The Satanic Verses | Study Guide

Salman Rushdie

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The Satanic Verses | Part 8 : The Parting of the Arabian Sea | Summary



Silver-haired Ayesha leads the pilgrims away from Titilpur on foot. They are surrounded by butterflies and followed (in a car) by Mirza Saeed Akhtar, who hopes to persuade them to "change their minds before anything crazy happens." The pilgrims travel through the neighboring village Chatnapatna and then through a drought-stricken area. On the eighteenth day of the march, an elderly woman named Khadija dies after dreaming of the archangel Azraeel. This is the first death, but not the last. Each time, Ayesha orders the remaining pilgrims to move on, leaving the bodies behind. Gradually, Mirza Saeed gains other passengers in his "station wagon of scepticism." He tells them stories, including those of the enchantress Circe and the "Pied Piper of Hamelin." Ayesha calls these stories "the Devil's verses."

The health of Mishal, Mirza Saeed's wife, continues to worsen. Near the town of Sarang, they are confronted by a mob of miners. Later, a mining accident kills thousands of miners. Ayesha claims this is a "judgment upon them." Not long after, they reach a mosque, where a baby has been abandoned. When the Imam of the mosque pronounces the baby the devil's child, Ayesha agrees. The crowd stones the baby, while the Ayesha pilgrims look on. For a time, the pilgrims refuse to continue on. Mirza Saeed, seeing an opening, asks Ayesha how the angel Gibreel speaks to her. She replies that he sings to her to the tunes of popular songs. The villagers are disillusioned, but Ayesha promises them miraculous proof of her legitimacy, and they follow her.

They reach the shore of the Arabian Sea, which Ayesha claims will part so they can walk across. There, the butterflies form the shape of a giant being, then dive into the sea. This sign convinces most of the villagers to follow Ayesha into the water. They calmly walk in and disappear. Some of the doubters who stayed ashore try to save them from drowning, but to no avail. Later, some of them say they saw the sea part. Returning home, the grieving Mirza Saeed pines away and dies. In a vision, he has a vision of walking through the Arabian Sea to Mecca with Ayesha and the pilgrims.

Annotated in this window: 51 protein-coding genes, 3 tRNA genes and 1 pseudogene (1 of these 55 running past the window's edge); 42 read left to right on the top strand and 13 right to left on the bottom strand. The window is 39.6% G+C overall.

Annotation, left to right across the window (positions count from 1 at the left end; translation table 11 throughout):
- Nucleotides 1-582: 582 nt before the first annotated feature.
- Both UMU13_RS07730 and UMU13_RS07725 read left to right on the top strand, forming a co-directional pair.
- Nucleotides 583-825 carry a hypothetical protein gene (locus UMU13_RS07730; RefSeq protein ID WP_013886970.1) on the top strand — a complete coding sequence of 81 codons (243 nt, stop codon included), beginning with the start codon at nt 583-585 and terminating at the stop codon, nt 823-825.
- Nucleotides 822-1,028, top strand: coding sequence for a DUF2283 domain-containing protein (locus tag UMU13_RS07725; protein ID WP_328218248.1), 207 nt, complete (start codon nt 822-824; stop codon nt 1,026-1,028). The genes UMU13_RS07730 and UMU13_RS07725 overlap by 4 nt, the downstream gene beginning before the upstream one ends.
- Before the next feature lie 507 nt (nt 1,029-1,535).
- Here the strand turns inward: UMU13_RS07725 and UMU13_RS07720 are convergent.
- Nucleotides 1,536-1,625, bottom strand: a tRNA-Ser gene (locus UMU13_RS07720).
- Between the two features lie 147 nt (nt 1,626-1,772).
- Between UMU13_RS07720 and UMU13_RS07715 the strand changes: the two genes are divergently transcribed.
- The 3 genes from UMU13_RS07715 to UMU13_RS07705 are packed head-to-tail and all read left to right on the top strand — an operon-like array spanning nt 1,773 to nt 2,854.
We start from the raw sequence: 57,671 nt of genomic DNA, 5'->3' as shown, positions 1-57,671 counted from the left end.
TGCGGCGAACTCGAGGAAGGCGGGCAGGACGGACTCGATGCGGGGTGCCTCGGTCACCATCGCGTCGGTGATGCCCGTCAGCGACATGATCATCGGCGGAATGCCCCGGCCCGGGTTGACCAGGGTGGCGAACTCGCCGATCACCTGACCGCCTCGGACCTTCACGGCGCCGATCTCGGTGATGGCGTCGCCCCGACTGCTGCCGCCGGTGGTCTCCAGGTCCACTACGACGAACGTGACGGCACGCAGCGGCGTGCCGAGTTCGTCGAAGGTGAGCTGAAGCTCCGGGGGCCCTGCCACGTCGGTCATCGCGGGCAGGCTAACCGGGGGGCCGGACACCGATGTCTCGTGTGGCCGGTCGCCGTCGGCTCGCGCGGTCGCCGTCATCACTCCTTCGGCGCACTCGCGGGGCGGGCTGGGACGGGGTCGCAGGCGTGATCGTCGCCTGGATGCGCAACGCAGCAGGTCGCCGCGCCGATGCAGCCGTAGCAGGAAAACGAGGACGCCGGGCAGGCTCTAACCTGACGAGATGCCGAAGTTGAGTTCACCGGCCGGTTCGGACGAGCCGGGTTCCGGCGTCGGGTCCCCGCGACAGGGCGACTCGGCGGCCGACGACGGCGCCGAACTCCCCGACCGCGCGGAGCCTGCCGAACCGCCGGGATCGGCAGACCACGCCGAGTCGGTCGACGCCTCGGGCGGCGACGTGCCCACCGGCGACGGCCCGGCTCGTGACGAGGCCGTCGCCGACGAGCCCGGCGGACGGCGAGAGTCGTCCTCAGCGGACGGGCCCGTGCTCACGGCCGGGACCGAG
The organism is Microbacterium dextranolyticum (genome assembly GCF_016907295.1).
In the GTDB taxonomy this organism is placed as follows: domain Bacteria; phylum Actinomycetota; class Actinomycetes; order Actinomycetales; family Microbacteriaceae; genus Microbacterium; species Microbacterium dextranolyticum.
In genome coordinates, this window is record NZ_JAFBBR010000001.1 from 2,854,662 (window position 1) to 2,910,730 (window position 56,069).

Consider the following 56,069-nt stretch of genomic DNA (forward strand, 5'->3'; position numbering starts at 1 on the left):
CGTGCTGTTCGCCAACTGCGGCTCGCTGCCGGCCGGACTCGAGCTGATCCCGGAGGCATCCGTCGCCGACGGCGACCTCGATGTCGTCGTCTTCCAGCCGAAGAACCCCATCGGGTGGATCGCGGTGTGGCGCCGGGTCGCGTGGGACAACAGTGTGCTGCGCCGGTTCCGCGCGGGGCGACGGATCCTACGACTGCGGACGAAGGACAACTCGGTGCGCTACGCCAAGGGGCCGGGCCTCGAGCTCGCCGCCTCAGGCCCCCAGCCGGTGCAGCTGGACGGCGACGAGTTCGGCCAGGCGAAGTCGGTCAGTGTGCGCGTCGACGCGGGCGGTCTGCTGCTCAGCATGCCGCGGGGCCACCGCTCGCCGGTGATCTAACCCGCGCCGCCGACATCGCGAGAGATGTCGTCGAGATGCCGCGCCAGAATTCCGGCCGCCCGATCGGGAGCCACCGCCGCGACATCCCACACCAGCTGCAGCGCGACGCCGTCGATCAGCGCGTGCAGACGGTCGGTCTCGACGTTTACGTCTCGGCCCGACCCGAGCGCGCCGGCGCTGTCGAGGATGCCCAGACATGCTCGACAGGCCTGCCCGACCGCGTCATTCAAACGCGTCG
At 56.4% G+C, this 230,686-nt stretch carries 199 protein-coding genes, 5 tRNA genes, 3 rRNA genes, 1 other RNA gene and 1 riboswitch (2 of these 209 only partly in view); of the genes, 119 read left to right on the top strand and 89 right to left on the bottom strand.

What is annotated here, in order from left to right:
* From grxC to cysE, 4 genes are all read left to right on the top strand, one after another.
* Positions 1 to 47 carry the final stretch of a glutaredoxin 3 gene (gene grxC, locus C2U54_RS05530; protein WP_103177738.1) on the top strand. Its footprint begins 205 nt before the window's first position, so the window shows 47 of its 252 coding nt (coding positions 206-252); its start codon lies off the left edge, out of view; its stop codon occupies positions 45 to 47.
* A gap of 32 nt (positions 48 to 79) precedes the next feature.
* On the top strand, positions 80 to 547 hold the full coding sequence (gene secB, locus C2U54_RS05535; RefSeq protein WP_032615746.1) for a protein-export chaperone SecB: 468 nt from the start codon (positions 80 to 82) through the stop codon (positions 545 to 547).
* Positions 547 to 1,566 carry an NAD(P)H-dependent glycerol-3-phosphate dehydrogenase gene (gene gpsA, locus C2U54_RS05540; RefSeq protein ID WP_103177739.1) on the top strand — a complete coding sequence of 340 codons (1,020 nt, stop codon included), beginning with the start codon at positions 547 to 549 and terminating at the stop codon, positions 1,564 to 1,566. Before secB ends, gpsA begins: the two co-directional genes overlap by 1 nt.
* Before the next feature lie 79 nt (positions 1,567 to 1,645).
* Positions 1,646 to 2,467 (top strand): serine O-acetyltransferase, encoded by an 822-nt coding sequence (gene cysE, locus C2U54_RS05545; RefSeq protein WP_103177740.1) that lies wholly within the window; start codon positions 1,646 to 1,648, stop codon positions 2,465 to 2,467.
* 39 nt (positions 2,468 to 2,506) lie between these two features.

Ayesha's pilgrimage to Mecca, or hajj, is inspired by a real event that occurred in 1983, when a group of nearly forty Shi'ites were led into Hawkes Bay by a leader who promised the waters would part so they could walk safely across the Arabian Sea. It may also be inspired by the story of Moses—recounted in both the Torah and in the Qur'ān—whom God empowered to part the Red Sea so that the Israelites could pass safely across. Moses is the most important prophet in Islam, after Muhammad, and Muslims see many parallels between the life of Moses and the life of Muhammad. In this part of the novel, then, Ayesha is cast as a prophetess in the vein of Moses and Muhammad.

In Islam, the hajj is a pilgrimage to Mecca, and one of the five pillars of Islam. Those who are able are required to make the pilgrimage once in their life. Those for whom the pilgrimage is impossible or extremely burdensome are exempted from this requirement, or can send another person to make the hajj in their place. Walking the entire way to Mecca is not a requirement of a real hajj.

Ayesha's plot line has several things in common with Mahound's, which seems appropriate given the hajj is supposed to imitate Muhammad's journey back to Mecca after firmly establishing Islam from Medina (Yathrib in the novel). Both Mahound and Ayesha are prophets who receive messages from the archangel Gibreel. Both denounce verses they say are from the devil. Both become more authoritarian as they rise in power, establishing greater and greater restrictions on behavior. Both are surrounded by true believers, doubters, people in between, and people who move from belief to doubt or doubt to belief. As such, Ayesha's story engages the theme of belief and unbelief in much the same way as does Mahound's. Even after the drowning at the Arabian Sea, there are those left alive who claim they saw the sea parting, and those who did not.

The detail that Ayesha hears the words of the archangel Gibreel put to the tunes of popular songs hearkens back to the first chapter of the novel. There, Gibreel sings a variety of tunes as he falls from Flight 420 to the sea. Although the dreamer Gibreel is not as active and present in Ayesha's story, compared to the other dreams, this is a reminder that the division between the dreamer and the archangel is blurry.

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